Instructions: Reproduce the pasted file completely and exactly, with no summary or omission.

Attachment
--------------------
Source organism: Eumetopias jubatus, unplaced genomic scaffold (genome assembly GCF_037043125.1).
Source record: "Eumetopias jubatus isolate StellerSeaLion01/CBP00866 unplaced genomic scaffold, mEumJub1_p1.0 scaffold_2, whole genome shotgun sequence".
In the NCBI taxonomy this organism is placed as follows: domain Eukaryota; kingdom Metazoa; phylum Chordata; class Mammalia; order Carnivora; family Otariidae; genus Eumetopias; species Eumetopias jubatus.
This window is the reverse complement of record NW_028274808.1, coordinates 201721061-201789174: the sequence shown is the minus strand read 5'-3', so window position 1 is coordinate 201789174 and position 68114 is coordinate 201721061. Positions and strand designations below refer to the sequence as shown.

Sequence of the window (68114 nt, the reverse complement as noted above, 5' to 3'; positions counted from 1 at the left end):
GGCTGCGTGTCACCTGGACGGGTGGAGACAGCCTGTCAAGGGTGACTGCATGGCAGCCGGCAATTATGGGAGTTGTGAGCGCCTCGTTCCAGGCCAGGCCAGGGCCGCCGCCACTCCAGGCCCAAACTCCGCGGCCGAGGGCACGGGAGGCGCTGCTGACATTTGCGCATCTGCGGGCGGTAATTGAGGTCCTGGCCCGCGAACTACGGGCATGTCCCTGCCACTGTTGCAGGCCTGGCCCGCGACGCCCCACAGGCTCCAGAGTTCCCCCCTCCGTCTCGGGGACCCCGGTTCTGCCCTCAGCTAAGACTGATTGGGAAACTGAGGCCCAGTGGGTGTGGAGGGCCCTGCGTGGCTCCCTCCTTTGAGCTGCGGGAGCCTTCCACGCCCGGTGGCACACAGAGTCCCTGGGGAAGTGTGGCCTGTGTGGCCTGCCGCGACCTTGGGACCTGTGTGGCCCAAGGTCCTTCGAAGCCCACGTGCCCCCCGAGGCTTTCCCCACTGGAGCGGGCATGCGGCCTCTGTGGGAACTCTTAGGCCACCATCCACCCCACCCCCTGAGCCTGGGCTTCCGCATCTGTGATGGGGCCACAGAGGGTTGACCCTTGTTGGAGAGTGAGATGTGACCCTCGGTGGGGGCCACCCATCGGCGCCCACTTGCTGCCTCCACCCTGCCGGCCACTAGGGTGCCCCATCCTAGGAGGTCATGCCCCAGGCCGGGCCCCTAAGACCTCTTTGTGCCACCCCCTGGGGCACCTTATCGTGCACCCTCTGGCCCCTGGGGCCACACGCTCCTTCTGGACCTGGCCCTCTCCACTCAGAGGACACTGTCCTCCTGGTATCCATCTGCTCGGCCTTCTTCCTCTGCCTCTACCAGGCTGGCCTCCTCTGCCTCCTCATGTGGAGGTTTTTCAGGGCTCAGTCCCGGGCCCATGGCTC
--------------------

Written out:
Source organism: Eumetopias jubatus, unplaced genomic scaffold (genome assembly GCF_037043125.1).
Source record: "Eumetopias jubatus isolate StellerSeaLion01/CBP00866 unplaced genomic scaffold, mEumJub1_p1.0 scaffold_2, whole genome shotgun sequence".
In the NCBI taxonomy this organism is placed as follows: domain Eukaryota; kingdom Metazoa; phylum Chordata; class Mammalia; order Carnivora; family Otariidae; genus Eumetopias; species Eumetopias jubatus.
This window is the reverse complement of record NW_028274808.1, coordinates 201721061-201789174: the sequence shown is the minus strand read 5'-3', so window position 1 is coordinate 201789174 and position 68114 is coordinate 201721061. Positions and strand designations below refer to the sequence as shown.

Sequence of the window (68114 nt, the reverse complement as noted above, 5' to 3'; positions counted from 1 at the left end):
GGCTGCGTGTCACCTGGACGGGTGGAGACAGCCTGTCAAGGGTGACTGCATGGCAGCCGGCAATTATGGGAGTTGTGAGCGCCTCGTTCCAGGCCAGGCCAGGGCCGCCGCCACTCCAGGCCCAAACTCCGCGGCCGAGGGCACGGGAGGCGCTGCTGACATTTGCGCATCTGCGGGCGGTAATTGAGGTCCTGGCCCGCGAACTACGGGCATGTCCCTGCCACTGTTGCAGGCCTGGCCCGCGACGCCCCACAGGCTCCAGAGTTCCCCCCTCCGTCTCGGGGACCCCGGTTCTGCCCTCAGCTAAGACTGATTGGGAAACTGAGGCCCAGTGGGTGTGGAGGGCCCTGCGTGGCTCCCTCCTTTGAGCTGCGGGAGCCTTCCACGCCCGGTGGCACACAGAGTCCCTGGGGAAGTGTGGCCTGTGTGGCCTGCCGCGACCTTGGGACCTGTGTGGCCCAAGGTCCTTCGAAGCCCACGTGCCCCCCGAGGCTTTCCCCACTGGAGCGGGCATGCGGCCTCTGTGGGAACTCTTAGGCCACCATCCACCCCACCCCCTGAGCCTGGGCTTCCGCATCTGTGATGGGGCCACAGAGGGTTGACCCTTGTTGGAGAGTGAGATGTGACCCTCGGTGGGGGCCACCCATCGGCGCCCACTTGCTGCCTCCACCCTGCCGGCCACTAGGGTGCCCCATCCTAGGAGGTCATGCCCCAGGCCGGGCCCCTAAGACCTCTTTGTGCCACCCCCTGGGGCACCTTATCGTGCACCCTCTGGCCCCTGGGGCCACACGCTCCTTCTGGACCTGGCCCTCTCCACTCAGAGGACACTGTCCTCCTGGTATCCATCTGCTCGGCCTTCTTCCTCTGCCTCTACCAGGCTGGCCTCCTCTGCCTCCTCATGTGGAGGTTTTTCAGGGCTCAGTCCCGGGCCCATGGCTC